Two hundred years ago, the Fagel family watched with horror as Napoleon rode across Europe, turning the continent into a war zone. They decided to flee from the Netherlands, selling many of their possessions. Trinity College in Dublin was to benefit from the Fagel's extensive library.
The Fagels had collected books and other printed materials of importance, with items going back two hundred years. Trinity College purchased 20,000 individual bits of the collection, and transformed its own library in the process.
If you're in Dublin, you're welcome to stop at the Long Room of the Old Library and take a look at history. A display has been opened to the public, featuring many of the most important books from the library's extensive holdings.
The words that were put down on paper long ago provide the modern reader with invaluable insight into the state of that ancient world. Within the special collection at Trinity College, the researcher can re-discover what was new when the world was a very small place.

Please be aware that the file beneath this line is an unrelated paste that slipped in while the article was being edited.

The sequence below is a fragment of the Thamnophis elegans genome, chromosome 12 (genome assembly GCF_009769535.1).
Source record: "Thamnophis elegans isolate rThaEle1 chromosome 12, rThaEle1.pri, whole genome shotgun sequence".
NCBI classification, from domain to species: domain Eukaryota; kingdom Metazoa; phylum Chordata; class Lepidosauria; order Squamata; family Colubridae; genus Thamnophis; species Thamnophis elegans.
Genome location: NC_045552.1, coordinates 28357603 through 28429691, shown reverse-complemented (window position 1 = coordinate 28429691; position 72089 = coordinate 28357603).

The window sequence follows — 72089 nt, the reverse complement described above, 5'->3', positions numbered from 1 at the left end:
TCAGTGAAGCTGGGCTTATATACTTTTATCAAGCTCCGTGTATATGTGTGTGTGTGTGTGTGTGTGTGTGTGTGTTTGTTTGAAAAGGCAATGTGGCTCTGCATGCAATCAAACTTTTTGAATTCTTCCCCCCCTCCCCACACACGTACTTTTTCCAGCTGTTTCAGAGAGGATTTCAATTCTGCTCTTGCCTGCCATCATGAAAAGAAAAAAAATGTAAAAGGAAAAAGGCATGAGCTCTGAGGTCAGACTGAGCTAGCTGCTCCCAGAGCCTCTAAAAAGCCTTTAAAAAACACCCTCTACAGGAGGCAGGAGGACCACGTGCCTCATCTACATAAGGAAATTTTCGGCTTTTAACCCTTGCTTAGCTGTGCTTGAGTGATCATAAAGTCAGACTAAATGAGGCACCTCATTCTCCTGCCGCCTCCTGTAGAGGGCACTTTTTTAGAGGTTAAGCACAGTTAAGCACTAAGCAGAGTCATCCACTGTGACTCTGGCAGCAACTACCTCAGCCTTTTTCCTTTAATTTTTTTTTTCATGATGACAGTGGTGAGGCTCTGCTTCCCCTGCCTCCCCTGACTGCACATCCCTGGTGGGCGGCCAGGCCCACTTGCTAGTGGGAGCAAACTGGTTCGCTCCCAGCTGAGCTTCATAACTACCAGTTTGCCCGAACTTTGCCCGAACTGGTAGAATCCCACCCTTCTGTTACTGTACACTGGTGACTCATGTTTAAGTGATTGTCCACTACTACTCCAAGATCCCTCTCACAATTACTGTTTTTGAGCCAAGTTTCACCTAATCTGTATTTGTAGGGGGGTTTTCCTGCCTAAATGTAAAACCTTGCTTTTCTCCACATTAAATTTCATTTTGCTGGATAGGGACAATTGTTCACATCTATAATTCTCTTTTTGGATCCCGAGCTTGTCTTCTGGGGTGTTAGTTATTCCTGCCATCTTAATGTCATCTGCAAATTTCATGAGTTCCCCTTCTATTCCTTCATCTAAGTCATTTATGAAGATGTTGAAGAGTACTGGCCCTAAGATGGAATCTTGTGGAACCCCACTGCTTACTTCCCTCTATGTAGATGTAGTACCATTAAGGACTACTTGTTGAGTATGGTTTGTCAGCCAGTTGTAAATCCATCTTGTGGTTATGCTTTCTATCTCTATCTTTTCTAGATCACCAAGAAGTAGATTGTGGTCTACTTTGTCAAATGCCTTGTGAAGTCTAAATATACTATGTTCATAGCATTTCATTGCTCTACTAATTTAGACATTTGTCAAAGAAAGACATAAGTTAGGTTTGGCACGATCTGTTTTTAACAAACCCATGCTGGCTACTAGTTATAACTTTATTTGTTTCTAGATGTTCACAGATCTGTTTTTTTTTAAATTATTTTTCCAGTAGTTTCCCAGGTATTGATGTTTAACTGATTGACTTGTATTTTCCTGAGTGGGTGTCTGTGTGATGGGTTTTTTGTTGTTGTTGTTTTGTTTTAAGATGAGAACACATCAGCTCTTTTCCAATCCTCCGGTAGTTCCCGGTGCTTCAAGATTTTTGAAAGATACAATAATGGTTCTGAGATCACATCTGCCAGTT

Four-hundred -year-old books provide knowledge today, in a technology that has endured. Open the book and the words are there to be read. Can the same be said of an e-book, whose electronic letters require the proper program and operating system to be opened? Hard to imagine that an e-book published today would be readable four hundred years from now, when technology changes at a rapid pace. The printed page, however, endures.